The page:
GCE Lab School, Lincoln Park Chicago

GCE OPENS NEW HIGH SCHOOL FACILITY IN LINCOLN PARK

Students returning to GCE Lab School this fall will walk into an innovative new space that transforms the high school experience.

CHICAGO, September 1, 2016/PR Newswire/– GCE Lab School has expanded into a new facility that redefines the high school’s physical environment. Located at 1535 North Dayton, GCE has created a profoundly unique “home base” that’s reflective of their project-based student-centered curriculum, and a compliment to the school’s City2Classroom™ learning model and partnerships. A ribbon-cutting event on September 22 at 6:00pm will formally introduce the new space to key donors and supporters of the school.

GCE’s approach was to take an older building with large open spaces and unique architectural elements, and build a living ecosystem for student engagement and ownership. Students were involved in the design and build process, where they identified materials that otherwise would have been disregarded and “upcycled” them. They influenced the design and utility of each space based on their learning styles, social interests, and material needs. The result is a one-of-kind space that facilitates active learning and collaboration, including:

  • Maker Lab Design with 3D/2D printing
  • Workshop Studios for 3D building, design, visual arts
  • Conservatory for eco-activities, social gatherings, presentations, music
  • Classrooms for workshops, conversation, mind-mapping, test-taking
  • Micro-theatres for audio/visual productions
  • Student-designed lounge
  • Student-organized library that permeates the walls throughout the school
  • Biomimicry inspired “greenhouse” features throughout
  • Kitchen for cooking classes, “kitchen table” discussions, food prep and eating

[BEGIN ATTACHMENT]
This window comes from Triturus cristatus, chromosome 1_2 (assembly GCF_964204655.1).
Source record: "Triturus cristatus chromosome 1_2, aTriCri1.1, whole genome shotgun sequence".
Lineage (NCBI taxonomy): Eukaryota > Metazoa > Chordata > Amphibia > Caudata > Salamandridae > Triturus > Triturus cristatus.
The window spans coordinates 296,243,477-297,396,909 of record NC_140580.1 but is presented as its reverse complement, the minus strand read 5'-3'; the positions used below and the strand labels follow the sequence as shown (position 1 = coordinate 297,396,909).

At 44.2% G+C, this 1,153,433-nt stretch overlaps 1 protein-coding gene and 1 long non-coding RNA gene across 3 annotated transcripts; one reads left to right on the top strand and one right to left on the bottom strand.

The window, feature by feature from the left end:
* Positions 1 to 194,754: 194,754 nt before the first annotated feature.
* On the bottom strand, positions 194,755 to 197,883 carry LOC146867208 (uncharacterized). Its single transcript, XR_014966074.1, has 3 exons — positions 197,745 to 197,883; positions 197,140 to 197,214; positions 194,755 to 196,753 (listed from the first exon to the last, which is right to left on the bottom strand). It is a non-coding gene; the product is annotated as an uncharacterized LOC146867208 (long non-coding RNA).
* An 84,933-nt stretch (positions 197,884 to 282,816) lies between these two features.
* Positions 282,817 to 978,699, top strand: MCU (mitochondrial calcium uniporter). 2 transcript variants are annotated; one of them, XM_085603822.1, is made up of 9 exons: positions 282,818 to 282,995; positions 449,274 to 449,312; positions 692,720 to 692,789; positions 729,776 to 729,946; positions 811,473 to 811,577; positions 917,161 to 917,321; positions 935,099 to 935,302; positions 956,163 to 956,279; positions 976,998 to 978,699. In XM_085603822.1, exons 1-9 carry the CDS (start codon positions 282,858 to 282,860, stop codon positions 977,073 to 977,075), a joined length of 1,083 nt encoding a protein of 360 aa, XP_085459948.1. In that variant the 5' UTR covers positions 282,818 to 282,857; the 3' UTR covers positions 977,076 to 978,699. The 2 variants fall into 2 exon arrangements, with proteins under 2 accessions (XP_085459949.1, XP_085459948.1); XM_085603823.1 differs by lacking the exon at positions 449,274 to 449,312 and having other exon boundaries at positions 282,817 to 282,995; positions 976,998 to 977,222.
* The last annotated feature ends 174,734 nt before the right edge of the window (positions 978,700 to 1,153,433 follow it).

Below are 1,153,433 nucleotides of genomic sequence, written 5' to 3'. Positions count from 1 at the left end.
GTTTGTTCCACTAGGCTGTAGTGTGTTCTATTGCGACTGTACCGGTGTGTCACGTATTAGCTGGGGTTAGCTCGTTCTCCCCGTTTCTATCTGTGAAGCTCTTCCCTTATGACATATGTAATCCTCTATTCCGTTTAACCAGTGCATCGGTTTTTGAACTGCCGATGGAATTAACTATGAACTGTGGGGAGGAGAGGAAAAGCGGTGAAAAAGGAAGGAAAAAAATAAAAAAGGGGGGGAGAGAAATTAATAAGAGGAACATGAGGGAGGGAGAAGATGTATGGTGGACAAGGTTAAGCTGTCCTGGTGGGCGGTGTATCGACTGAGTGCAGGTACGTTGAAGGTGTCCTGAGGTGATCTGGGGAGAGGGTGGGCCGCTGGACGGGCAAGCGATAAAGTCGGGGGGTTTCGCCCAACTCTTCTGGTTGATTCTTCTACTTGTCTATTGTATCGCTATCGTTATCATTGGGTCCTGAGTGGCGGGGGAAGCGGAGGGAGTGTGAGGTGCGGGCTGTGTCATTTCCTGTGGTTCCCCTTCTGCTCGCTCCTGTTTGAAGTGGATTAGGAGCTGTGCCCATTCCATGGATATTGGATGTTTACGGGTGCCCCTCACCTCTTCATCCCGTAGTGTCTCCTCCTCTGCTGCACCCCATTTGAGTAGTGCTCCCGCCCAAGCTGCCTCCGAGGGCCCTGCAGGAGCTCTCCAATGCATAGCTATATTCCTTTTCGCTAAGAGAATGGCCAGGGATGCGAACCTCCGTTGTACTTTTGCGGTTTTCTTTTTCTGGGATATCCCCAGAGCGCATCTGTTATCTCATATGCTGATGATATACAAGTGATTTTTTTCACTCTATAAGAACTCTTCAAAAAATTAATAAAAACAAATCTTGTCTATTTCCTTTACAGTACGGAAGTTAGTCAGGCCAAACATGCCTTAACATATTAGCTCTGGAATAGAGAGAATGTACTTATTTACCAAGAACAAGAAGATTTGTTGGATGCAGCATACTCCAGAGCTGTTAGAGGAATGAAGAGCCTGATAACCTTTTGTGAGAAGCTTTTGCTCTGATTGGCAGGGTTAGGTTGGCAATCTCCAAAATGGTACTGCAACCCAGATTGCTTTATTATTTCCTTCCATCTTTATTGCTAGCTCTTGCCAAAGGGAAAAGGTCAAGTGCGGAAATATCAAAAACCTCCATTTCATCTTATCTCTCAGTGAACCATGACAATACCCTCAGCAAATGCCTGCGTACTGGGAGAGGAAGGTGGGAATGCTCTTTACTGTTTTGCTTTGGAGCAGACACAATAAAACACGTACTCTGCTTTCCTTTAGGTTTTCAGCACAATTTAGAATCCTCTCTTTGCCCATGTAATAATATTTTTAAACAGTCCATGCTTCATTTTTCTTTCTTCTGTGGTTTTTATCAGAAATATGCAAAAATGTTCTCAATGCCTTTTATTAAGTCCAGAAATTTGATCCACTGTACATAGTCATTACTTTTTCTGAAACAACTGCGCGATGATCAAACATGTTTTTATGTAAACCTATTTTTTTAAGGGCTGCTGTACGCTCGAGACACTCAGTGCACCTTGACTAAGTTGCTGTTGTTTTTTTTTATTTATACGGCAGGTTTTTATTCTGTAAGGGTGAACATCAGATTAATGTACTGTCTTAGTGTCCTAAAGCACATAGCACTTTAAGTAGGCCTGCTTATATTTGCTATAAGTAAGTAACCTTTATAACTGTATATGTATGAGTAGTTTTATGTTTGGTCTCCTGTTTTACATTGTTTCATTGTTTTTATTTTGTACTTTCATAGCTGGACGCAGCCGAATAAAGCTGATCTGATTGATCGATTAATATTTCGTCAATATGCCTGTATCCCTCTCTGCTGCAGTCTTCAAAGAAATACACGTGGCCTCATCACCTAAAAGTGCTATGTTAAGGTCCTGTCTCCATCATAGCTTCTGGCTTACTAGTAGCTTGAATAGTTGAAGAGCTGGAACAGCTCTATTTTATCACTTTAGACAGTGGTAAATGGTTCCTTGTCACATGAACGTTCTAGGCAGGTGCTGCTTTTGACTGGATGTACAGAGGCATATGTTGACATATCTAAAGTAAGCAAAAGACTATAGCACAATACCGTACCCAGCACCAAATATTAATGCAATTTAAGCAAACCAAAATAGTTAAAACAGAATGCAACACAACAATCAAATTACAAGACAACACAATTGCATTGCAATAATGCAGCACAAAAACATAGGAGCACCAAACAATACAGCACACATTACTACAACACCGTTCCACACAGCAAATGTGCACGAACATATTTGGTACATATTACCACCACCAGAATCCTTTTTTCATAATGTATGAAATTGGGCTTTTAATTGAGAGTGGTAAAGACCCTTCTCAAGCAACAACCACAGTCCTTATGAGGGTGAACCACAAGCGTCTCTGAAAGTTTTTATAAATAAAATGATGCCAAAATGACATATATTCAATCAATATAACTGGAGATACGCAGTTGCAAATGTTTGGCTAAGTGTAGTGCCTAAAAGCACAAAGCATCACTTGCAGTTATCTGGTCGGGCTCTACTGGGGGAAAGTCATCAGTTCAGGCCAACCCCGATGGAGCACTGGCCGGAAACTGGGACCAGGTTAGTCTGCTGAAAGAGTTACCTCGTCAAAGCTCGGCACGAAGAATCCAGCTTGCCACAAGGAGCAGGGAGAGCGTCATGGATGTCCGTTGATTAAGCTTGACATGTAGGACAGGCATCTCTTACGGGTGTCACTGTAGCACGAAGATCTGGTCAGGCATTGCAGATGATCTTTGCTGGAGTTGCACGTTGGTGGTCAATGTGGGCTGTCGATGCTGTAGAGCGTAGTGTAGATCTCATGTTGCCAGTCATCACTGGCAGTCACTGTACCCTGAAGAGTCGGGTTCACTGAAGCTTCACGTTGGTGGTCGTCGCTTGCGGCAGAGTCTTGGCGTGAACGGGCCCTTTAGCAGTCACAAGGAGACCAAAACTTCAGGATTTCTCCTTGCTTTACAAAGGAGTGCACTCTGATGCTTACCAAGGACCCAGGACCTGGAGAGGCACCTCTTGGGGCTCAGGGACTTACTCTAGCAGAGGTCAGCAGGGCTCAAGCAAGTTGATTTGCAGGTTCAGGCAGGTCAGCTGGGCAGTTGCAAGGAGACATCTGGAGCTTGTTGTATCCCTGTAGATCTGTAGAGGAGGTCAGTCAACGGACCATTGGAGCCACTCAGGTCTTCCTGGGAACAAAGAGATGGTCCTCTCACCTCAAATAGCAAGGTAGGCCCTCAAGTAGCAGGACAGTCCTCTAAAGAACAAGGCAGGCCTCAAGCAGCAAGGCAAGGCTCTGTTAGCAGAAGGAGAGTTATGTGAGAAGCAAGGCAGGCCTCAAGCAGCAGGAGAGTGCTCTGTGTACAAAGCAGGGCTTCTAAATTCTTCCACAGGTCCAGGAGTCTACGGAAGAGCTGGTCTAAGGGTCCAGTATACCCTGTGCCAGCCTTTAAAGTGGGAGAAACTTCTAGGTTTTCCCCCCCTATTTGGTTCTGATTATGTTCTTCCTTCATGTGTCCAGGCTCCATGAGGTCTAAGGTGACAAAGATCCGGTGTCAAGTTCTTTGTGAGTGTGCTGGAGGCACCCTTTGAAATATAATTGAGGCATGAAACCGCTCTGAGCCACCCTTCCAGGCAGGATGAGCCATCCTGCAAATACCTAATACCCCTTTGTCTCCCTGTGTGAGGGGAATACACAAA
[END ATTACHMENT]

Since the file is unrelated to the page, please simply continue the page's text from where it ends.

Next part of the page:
• Outdoor space: The City of Chicago

About GCE
The GCE Lab School is an independent private high school where at least 50% of the students earn scholarship funding, resulting in a student body that’s truly reflective of Chicago’s rich diversity. GCE Lab School’s inquiry and project-based curriculum extends beyond the special walls of GCE as students indulge in City2Classroom™field experiences every week. The relationship between intimate community and infinite learning networks inspire students to expand and pursue their aspirations.

For further information, please contact Kate Klein, Head of School, at kate@gcechicago.com.

GCE Students

GCE LAB SCHOOL OPENS UP ADDITIONAL SEATS FOR INCOMING STUDENTS

Unique High School Experiences available as alternative to CPS for Freshmen and Sophomores at Innovative Chicago Campus

CHICAGO, June 13, 2016 — In answer to Chicago families’ growing dismay with CPS and the possibility of schools not opening in the fall, GCE Lab School has opened up 24 additional seats for incoming Freshmen and Sophomores for Fall 2016. GCE is extending this opportunity to more students as an alternate option to CPS, providing access to a premier education in one of Chicago’s most innovative high schools. Applications are now being accepted, with prospective student orientations on July 12th and July 21st. Acceptance letters will be sent out by July 29th. Scholarship opportunities will also be made available to those outstanding students demonstrating high academic achievement and need.